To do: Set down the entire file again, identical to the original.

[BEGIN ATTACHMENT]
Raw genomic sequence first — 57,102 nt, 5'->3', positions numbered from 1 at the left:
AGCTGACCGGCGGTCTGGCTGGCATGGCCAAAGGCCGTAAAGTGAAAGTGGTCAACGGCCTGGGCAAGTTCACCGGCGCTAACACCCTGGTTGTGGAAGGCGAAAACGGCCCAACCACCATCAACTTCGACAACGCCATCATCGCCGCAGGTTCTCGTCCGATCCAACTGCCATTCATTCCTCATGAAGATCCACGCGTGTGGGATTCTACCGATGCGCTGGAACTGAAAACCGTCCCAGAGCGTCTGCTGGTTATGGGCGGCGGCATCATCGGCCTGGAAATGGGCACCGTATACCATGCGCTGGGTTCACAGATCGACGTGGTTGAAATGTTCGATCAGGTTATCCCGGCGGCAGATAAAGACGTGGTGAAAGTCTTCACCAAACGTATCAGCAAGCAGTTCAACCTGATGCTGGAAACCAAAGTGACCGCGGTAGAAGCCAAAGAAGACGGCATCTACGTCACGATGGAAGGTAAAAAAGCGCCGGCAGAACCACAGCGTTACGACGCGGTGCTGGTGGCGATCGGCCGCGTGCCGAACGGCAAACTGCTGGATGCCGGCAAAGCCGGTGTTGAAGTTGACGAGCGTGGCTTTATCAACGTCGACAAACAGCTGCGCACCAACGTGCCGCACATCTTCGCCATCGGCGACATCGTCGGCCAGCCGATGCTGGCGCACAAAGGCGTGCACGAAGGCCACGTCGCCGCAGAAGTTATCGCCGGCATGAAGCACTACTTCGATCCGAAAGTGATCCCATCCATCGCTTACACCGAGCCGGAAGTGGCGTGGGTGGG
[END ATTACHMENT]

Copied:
Raw genomic sequence first — 57,102 nt, 5'->3', positions numbered from 1 at the left:
AGCTGACCGGCGGTCTGGCTGGCATGGCCAAAGGCCGTAAAGTGAAAGTGGTCAACGGCCTGGGCAAGTTCACCGGCGCTAACACCCTGGTTGTGGAAGGCGAAAACGGCCCAACCACCATCAACTTCGACAACGCCATCATCGCCGCAGGTTCTCGTCCGATCCAACTGCCATTCATTCCTCATGAAGATCCACGCGTGTGGGATTCTACCGATGCGCTGGAACTGAAAACCGTCCCAGAGCGTCTGCTGGTTATGGGCGGCGGCATCATCGGCCTGGAAATGGGCACCGTATACCATGCGCTGGGTTCACAGATCGACGTGGTTGAAATGTTCGATCAGGTTATCCCGGCGGCAGATAAAGACGTGGTGAAAGTCTTCACCAAACGTATCAGCAAGCAGTTCAACCTGATGCTGGAAACCAAAGTGACCGCGGTAGAAGCCAAAGAAGACGGCATCTACGTCACGATGGAAGGTAAAAAAGCGCCGGCAGAACCACAGCGTTACGACGCGGTGCTGGTGGCGATCGGCCGCGTGCCGAACGGCAAACTGCTGGATGCCGGCAAAGCCGGTGTTGAAGTTGACGAGCGTGGCTTTATCAACGTCGACAAACAGCTGCGCACCAACGTGCCGCACATCTTCGCCATCGGCGACATCGTCGGCCAGCCGATGCTGGCGCACAAAGGCGTGCACGAAGGCCACGTCGCCGCAGAAGTTATCGCCGGCATGAAGCACTACTTCGATCCGAAAGTGATCCCATCCATCGCTTACACCGAGCCGGAAGTGGCGTGGGTGGG